What should I be looking for?


Active Member
Oct 6, 2016
hi everyone,
I'd be interested to hear some opinions. I've been looking for a horse for a while now and they seem thin on the ground at the moment! Hoping that will pick up.

I'm very nervous when riding as I had an accident a few years back but once I begin to get to know a horse, my confidence will build pretty quickly - as long as they instill that in me in the first place. And with my last loan, I even found myself riding out on roads alone, doing a bit of jumping and even sitting to an odd crop induced little buck now and again.

I've had advice left right and centre and it's all been different so I wasn't really planning on asking for more, but on my last post, I found advice really helpful so wondered what people think on this one.

I'm 5ft9 and 14st. Longer in the body so sit up tall on anything I ride making me look a bit daft on most smaller (under 15.2) horses that I've tried.

I know everyone is different but would be interested to hear your thoughts, if any, on the following:
What age should I be looking for and does age make a difference?
What breeds are good or should be avoided?
What should I look for in adverts and what should ring alarm bells?

:) look forward to hearing your thoughts xx


Active Member
Oct 6, 2016
My thoughts are ideally hacking and schooling leading to some low level dressage. I'd like to pop a small cross pole for fun but don't see myself going into jumping - I'm too nervy in general.

Sorry if that doesn't sound very sure. I'm sure that's all I want to do - other people are telling me that with the right one I'll move from that and be happy to do more. But my concern is if I think like that I'll end up overhorsing myself and won't even dare do what I want to do let alone anything else.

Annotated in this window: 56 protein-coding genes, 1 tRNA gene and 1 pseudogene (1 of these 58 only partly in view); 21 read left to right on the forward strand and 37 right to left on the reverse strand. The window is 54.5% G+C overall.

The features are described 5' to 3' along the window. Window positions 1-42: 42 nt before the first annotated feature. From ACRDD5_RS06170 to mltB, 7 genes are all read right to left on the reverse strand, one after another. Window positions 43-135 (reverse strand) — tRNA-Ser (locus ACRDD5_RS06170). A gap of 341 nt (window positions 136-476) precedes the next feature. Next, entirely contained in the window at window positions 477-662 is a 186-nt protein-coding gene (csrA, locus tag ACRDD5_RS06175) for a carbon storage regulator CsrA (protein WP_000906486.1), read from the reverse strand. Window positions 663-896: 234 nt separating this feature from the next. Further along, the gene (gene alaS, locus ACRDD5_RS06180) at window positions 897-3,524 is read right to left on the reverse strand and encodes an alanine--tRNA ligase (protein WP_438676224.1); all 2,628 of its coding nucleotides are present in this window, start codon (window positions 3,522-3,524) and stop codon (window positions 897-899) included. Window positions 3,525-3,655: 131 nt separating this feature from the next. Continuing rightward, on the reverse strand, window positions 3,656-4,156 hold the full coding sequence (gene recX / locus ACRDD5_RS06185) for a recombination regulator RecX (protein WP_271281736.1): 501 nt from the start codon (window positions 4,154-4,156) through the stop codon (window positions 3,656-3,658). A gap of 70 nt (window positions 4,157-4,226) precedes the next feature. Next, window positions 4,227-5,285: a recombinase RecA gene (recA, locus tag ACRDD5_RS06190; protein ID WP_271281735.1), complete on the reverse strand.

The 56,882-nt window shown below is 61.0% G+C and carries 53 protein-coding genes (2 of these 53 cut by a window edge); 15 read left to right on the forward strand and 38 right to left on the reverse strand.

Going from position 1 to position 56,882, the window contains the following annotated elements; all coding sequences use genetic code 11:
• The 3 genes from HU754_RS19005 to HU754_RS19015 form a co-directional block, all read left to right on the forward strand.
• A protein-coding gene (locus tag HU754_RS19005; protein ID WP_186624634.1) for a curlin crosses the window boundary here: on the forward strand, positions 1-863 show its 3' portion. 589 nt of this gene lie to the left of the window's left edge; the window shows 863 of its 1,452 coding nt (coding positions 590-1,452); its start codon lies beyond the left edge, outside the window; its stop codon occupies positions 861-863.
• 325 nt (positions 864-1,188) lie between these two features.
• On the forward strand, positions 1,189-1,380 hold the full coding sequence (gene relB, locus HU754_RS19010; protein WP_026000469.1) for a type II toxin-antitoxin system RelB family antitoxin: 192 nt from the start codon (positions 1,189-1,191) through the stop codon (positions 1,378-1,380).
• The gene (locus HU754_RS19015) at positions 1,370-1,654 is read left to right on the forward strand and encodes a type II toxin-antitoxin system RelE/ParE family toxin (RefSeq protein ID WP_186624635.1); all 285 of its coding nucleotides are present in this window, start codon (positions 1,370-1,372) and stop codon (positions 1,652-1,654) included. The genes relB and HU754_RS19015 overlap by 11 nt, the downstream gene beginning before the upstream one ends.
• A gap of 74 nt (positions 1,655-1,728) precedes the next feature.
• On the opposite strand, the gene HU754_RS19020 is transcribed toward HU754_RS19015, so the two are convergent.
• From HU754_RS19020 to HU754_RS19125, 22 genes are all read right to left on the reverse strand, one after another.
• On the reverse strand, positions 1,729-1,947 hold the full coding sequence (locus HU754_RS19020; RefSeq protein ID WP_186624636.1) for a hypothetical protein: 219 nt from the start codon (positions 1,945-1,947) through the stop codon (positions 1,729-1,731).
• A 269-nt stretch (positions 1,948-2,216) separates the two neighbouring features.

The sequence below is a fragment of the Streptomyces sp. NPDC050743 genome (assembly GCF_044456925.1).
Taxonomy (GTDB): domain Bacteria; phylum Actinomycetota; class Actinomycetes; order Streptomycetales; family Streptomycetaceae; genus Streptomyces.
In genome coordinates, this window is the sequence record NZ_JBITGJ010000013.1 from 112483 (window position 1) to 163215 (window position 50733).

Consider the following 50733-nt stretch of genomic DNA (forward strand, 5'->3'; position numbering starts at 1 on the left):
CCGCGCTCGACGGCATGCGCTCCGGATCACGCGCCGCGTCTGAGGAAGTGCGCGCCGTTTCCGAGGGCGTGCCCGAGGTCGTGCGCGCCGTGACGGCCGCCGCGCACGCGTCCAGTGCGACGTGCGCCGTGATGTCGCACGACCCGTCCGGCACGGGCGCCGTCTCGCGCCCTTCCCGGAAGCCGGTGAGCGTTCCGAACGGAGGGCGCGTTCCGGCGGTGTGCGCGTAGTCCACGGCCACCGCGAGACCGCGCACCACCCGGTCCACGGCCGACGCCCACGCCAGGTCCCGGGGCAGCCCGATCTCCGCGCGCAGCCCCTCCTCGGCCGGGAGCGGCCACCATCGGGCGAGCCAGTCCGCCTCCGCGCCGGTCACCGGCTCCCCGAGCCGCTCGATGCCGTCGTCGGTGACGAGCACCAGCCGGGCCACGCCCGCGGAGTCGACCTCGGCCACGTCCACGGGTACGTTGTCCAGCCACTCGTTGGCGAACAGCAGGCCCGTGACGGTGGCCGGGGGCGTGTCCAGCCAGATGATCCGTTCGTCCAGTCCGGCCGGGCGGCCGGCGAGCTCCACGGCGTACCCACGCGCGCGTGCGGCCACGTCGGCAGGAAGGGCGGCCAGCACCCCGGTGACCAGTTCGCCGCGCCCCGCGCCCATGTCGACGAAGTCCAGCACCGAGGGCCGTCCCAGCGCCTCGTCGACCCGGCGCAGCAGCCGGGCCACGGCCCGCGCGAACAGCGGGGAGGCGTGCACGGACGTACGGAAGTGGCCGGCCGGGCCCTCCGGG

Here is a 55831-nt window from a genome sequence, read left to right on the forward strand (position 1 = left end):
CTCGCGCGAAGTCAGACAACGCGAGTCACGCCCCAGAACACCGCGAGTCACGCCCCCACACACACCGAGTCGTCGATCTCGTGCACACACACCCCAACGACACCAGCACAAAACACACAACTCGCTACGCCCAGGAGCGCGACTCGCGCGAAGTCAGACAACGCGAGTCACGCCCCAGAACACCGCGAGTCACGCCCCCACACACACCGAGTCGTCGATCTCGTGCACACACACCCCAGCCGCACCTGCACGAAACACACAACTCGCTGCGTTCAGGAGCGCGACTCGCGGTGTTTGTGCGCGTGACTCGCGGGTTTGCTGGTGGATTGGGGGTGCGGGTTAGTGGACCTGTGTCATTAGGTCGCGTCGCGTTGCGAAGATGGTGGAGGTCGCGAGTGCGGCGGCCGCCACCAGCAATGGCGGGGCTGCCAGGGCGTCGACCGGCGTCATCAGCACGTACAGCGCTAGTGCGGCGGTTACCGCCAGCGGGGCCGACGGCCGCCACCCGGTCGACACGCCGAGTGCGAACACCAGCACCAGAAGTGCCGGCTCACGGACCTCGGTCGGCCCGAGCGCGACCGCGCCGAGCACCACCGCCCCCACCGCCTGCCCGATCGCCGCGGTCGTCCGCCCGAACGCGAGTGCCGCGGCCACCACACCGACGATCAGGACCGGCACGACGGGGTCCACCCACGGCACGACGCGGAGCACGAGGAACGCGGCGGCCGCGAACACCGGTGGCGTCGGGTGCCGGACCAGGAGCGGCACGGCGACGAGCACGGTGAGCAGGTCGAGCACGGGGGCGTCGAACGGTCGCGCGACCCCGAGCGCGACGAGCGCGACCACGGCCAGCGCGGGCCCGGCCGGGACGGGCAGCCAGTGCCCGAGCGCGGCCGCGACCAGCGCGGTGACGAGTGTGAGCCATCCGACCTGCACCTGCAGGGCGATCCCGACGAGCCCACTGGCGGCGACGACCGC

Well-Known Member
Dec 21, 2003
I guess you will move on. You may be a RS rider. Ask people to talk to you about the horses and ponies there. Some ultra safe starter ponies are not flexible enough to do the canter 10 m turns you get to ride in dressage. But other equally safe horses are. Flexibility and schooling to keep a horse supple do not involve over horsing yourself. I had to move on to other horses as the pony I rode couldnt go further. And it would have been worse if the pony was one I had bought.
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Cantering cabbage!
May 18, 2009
I guess what you need to ask yourself too is would you be happy to buy a nice steady confidence giver and then sell it on and buy something that can offer more once you have got your confidence back?
Would you want to do more or would you be happy with a safe hacking partner that you can do some low level dressage and the odd jump on? Only you can answer that and it's one of those things that until you get to that point you won't know the answer to yourself.
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Well-Known Member
Dec 20, 2004
Suffolk, UK
I'd be looking for a nice nature above everything else, probably a been there, done that, got the T-shirt type but sometimes an inexperienced horse just has that nature that will carry you through new experiences (they are pretty rare though). If you like finer types go for something with a bit of cold blood mixed in too cool it down, if you like chunky's then we have some cracking natives and cob's available now days but don't assume every cob is made equal, not all are dopes on ropes :)
You could buy a horse and be ready to move on, but equally there are those out there who are able to look after a nervous nelly and step it up for someone wanting to do more, it really depends on you, personally I am not good at parting with them :p
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Mary Poppins